BY DEBRA KEEFER RAMAGE
Walker Community United Methodist Church has always done things differently. For much of the last 50 years, Walker Church has incubated dozens of radical, secular projects. And some of the renter organizations were not what you would expect in a small-to-medium neighborhood church. In the Heart of the Beast Puppet and Mask Theatre and KFAI “Fresh Air” radio (back then one of the few independent listener-supported stations) were two organizations among many that were founded in a tiny basement office or attic studio of the “Old Walker.” Some of the organizations didn’t last forever, though: the south Minneapolis chapter of the Black Panthers, draft counseling during the Vietnam War, a celebrated and fondly remembered lesbian theater troupe. There was a left-leaning coalition of four south Minneapolis Methodist churches in the 1980s and early 1990s. Walker is the only one of the four still standing.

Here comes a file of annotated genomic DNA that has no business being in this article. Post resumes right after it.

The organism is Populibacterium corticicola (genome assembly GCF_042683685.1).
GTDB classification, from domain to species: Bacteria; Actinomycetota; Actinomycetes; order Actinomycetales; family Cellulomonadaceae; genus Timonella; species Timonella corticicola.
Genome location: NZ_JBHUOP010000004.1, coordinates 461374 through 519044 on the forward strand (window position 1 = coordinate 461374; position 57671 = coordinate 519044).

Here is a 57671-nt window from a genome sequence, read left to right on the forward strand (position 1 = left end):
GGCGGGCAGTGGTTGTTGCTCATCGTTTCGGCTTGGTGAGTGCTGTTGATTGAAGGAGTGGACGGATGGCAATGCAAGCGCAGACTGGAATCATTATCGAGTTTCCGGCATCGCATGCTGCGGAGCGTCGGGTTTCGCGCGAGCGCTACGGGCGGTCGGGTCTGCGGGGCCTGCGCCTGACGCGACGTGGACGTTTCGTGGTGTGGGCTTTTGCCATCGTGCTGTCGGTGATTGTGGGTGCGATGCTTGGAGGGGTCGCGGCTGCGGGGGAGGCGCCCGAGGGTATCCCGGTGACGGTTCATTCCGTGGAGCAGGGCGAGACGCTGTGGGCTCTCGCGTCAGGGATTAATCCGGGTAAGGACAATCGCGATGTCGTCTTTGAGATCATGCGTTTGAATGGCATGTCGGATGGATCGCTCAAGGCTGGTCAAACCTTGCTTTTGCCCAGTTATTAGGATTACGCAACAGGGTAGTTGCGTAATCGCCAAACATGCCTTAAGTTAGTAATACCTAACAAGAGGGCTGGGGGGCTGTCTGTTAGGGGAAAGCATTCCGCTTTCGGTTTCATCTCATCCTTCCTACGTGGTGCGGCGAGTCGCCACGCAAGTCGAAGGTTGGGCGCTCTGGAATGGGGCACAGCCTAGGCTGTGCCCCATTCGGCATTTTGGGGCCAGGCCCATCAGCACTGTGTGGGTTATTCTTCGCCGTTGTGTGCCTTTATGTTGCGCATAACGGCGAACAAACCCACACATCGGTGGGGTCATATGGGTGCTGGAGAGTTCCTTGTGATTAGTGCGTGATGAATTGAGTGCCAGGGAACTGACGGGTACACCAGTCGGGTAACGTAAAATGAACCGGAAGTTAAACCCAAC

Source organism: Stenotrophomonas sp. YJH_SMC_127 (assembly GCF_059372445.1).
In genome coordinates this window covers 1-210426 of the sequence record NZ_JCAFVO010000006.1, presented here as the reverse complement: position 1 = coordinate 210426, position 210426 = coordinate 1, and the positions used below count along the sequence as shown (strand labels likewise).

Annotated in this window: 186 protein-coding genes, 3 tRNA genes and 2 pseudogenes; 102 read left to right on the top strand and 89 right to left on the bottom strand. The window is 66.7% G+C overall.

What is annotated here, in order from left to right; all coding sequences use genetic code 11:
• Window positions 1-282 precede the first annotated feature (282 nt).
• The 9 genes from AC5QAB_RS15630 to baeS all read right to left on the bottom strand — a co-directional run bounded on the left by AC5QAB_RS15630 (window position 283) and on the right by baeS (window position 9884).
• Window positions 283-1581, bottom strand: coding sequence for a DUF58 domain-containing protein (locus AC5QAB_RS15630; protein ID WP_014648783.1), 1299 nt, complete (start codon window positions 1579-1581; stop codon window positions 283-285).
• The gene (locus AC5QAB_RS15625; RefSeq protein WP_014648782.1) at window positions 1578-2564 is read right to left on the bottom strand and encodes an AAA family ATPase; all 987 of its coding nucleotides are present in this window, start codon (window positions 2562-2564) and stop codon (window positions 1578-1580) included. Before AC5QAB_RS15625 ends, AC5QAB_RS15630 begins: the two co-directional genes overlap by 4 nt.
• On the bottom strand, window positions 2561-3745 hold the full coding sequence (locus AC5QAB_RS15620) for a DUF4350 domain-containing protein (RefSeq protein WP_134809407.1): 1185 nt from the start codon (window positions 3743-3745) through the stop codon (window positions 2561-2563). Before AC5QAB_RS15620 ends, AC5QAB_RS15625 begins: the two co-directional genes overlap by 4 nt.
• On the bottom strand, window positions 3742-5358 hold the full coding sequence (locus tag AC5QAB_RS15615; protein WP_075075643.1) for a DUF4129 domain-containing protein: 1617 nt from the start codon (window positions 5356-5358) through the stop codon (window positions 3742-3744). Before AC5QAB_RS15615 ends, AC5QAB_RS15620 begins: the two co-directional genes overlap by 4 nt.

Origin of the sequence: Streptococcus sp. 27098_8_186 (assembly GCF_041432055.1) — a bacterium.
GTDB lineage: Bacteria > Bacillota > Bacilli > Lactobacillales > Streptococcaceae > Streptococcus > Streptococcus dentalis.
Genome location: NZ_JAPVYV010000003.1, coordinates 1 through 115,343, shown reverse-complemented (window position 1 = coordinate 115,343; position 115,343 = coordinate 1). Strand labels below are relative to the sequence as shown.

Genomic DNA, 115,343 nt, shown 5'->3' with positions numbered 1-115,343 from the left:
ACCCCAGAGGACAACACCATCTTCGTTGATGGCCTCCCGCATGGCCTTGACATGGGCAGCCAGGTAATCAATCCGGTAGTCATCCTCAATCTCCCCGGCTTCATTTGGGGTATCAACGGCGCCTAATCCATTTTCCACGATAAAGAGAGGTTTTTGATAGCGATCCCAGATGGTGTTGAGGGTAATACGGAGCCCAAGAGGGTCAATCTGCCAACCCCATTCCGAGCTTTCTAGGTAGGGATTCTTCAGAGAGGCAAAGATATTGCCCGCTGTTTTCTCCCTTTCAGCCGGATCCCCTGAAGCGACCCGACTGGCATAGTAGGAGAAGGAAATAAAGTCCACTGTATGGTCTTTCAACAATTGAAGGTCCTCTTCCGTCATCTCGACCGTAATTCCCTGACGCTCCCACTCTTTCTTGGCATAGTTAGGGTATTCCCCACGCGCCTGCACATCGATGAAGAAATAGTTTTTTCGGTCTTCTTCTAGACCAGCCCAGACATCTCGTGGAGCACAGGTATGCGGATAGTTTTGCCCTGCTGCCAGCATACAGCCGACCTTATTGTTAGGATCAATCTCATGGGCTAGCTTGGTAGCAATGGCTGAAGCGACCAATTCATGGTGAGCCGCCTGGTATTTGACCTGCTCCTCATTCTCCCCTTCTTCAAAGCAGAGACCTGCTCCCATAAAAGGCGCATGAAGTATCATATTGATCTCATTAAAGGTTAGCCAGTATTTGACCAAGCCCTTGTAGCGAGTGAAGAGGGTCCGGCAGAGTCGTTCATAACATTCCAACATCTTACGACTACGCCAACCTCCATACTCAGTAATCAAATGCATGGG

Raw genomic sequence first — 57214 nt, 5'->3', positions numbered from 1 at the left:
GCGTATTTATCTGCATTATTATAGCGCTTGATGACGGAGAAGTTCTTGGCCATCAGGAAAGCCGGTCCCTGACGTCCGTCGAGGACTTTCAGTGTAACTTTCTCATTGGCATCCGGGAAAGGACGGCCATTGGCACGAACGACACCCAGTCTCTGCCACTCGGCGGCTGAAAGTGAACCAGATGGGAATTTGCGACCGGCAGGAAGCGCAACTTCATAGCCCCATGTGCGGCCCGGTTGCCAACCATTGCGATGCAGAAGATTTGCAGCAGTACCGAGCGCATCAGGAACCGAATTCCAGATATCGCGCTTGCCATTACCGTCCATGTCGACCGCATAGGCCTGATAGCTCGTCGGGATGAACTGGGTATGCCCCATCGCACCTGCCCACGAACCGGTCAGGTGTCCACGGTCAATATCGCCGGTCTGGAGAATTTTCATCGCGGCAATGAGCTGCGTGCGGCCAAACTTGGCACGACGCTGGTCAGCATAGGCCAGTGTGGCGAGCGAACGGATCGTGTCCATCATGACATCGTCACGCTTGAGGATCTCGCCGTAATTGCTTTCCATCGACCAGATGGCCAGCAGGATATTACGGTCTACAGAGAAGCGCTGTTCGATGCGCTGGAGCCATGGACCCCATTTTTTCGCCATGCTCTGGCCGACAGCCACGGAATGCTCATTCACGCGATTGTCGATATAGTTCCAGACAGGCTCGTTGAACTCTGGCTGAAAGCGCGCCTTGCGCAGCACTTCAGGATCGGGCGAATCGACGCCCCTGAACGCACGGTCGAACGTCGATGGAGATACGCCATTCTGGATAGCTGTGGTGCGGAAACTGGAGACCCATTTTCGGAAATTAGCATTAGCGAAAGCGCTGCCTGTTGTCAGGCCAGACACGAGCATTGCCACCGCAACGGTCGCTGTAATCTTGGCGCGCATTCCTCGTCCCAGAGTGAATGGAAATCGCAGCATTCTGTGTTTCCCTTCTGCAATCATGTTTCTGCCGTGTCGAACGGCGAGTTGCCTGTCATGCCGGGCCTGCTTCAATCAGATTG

So no one should be all that surprised at what Walker Church is doing next. We are giving our church building – the “New Walker,” lovingly designed and financed by the 2012-13 congregation and valued at around $4 million – to another, younger church. These things happen, but it’s usually after the congregation has ceased to exist, or at least to function. Churches across the country are dying at the rate of several a week, and sometimes these buildings are given to a newer, healthier one. (See this article from The Atlantic: theatlantic.com/ideas/archive/2018/11/what-should-america-do-its-empty-church-buildings/576592.) But Walker is neither dead nor dying. Despite declining numbers, we are maintaining a part-time pastor, having regular weekly hybrid celebrations, giving away tons of healthy food every week, and even occasionally welcoming new – and young – members. But I should back up a bit to tell the whole story. Or at least, the story since 2020.